• As part of its Nationally Determined Contribution under the Paris Agreement, it has also targeted creating an additional carbon sink of 2.5 to 3 billion tonnes by 2030 through additional forest and tree cover.
  • Forest restoration is an important climate mitigation strategy.
    • Beyond carbon sequestration, its benefits include biodiversity conservation and sustainable development. India’s potential to remove carbon through forest restoration is among the highest in the Global South as per a 2020 study published in Nature, Ecology and Evolution.
    • At 123.3 million, India also has the greatest number of people living near areas with forest restoration opportunities (within 8km).

By assigning rights to protect, manage and restore around 40 million hectare of forests to village-level democratic institutions, CFR rights under FRA tackle these issues. 

Challenges in FRA
  • Unawareness at the Lower level of forest officials.
  • There has been deliberate sabotage by the forest bureaucracy, both at the Centre and the states, and to some extent by big corporates.
  • Intensive process of documenting communities’ claims under the FRA makes the process both cumbersome and harrowing for illiterate tribals.
  • Rough maps of community and individual claims are prepared by Gram Sabha which at times often lack technical knowhow and suffers from educational incapacity.
  • Government’s role of allowing commercial plantations in degraded land is also debated and questioned as the degraded land makes 40% of forests.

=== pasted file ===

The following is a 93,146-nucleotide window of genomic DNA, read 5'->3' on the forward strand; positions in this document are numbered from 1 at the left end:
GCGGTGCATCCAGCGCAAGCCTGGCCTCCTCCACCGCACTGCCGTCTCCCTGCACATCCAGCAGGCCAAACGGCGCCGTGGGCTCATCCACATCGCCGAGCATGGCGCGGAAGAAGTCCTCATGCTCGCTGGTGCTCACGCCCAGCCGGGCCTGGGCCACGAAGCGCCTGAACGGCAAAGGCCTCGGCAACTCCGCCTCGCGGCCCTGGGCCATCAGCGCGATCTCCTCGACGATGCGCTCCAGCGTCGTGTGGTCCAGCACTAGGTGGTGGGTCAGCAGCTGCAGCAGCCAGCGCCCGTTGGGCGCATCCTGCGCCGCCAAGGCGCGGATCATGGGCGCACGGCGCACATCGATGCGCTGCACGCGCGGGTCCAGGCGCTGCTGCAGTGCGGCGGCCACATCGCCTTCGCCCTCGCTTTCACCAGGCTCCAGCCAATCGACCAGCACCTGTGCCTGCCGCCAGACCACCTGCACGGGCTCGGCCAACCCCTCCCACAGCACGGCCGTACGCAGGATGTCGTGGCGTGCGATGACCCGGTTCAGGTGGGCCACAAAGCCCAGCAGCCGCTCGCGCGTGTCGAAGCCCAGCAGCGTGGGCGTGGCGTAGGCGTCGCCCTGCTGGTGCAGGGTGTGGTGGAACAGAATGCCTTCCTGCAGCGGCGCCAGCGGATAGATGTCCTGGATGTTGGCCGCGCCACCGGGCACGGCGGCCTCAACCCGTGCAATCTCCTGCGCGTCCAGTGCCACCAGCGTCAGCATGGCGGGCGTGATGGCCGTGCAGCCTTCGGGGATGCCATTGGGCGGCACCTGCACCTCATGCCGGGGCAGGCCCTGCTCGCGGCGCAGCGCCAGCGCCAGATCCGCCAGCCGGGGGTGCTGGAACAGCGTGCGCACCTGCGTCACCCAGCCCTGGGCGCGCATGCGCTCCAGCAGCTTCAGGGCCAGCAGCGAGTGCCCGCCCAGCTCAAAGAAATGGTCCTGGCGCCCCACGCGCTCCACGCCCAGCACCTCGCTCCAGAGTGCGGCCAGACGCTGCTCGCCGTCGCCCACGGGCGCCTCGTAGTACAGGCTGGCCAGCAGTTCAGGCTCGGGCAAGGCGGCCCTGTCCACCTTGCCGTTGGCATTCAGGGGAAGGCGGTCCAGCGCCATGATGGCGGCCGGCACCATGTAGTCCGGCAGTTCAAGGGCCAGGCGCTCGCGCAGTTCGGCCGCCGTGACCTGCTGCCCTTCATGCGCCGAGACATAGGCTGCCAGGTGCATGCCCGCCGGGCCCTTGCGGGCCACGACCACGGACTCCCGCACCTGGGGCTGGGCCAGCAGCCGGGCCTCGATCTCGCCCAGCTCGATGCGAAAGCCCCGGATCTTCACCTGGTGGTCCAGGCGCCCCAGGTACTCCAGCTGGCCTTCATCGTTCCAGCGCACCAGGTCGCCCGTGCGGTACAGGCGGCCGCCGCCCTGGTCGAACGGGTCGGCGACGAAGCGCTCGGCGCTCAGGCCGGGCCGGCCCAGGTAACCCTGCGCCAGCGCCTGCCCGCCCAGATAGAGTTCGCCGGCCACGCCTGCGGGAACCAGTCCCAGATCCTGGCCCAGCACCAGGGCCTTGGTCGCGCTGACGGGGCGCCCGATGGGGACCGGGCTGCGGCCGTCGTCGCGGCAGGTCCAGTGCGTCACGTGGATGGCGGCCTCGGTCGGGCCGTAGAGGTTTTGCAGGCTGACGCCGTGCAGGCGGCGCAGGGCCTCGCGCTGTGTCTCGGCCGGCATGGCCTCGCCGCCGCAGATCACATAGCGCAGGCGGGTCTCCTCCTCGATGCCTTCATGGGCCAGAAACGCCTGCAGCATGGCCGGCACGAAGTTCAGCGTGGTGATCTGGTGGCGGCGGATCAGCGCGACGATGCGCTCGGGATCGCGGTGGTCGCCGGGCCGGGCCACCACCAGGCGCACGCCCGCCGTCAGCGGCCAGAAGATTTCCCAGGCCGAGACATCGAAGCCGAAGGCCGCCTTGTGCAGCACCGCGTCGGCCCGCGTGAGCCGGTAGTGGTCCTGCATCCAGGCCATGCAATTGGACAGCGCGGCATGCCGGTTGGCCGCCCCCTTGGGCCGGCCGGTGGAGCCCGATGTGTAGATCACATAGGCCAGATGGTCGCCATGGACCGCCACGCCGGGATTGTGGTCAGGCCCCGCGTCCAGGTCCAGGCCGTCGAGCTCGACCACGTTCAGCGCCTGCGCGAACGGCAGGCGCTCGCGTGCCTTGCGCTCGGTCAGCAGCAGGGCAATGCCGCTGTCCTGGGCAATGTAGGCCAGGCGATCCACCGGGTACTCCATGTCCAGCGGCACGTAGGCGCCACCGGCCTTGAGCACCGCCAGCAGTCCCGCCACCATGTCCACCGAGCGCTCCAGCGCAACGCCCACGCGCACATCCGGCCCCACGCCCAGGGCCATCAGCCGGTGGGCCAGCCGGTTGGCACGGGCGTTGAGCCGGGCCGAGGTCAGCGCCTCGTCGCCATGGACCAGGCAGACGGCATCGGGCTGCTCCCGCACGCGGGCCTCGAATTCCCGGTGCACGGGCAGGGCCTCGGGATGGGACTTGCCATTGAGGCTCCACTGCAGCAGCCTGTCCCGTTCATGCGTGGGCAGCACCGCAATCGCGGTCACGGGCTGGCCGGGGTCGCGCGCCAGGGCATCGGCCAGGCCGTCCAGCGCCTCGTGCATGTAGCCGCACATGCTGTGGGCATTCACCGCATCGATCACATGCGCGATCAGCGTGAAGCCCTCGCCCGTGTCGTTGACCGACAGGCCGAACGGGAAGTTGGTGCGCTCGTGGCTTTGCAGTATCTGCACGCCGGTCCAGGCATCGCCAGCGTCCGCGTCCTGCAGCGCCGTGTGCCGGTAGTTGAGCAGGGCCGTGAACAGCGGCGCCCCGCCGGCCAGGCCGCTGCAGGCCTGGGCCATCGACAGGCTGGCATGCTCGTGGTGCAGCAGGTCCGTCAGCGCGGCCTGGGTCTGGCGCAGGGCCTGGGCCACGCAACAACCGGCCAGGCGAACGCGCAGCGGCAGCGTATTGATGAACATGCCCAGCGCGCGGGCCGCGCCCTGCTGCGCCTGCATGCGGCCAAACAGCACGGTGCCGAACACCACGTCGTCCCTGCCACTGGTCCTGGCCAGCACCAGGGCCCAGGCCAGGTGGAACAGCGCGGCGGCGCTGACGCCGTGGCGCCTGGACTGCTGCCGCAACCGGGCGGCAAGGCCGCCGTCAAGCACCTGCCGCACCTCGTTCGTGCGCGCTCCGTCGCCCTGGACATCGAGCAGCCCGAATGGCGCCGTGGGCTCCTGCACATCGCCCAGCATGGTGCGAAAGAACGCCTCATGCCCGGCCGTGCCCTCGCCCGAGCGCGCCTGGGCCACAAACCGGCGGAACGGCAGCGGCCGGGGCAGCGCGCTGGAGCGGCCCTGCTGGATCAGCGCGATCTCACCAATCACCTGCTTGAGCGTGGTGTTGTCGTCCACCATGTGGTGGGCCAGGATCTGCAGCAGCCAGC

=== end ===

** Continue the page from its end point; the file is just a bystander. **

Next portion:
• Case studies/stats
    • In the last decade, tribal communities across the country have filed 4.21 million claims to acquire forest land under FRA. But, just 40 per cent or 1.74 million of them have been approved
    • In Banni too, title deeds formally recognising the CFR rights of the pastoralists are yet to be issued. 
Way forward

There are compelling reasons for India to recognise and support CFR rights.

  • Community forests with legally recognised rights are healthier and associated with lower deforestation rates, higher carbon storage and biodiversity compared to other forests. 
  • In its 2019 Special Report on Climate Change and Land, the Intergovernmental Panel on Climate Change also noted that “land titling and recognition programmes, particularly those that authorise and respect indigenous and communal tenure, can lead to improved management of forests, including for carbon storage.”
  • Recently Maharashtra modified the FRA-  Governor issued a notification for FRA, that will enable Tribal and other traditional forest dwelling families to build houses in neighbourhood forest areas – will prevent migration of forest dwelling families outside their native villages and provide them housing areas in the forest land.

The UN Decade on Ecosystem Restoration runs from 2021 through 2030. India’s restoration commitments are amongst the most ambitious in the world.
It also has a legal framework — the Forest Rights Act — that facilitates an approach internationally acknowledged as essential for combating climate change. All that is needed now is to recognise and support community forest rights.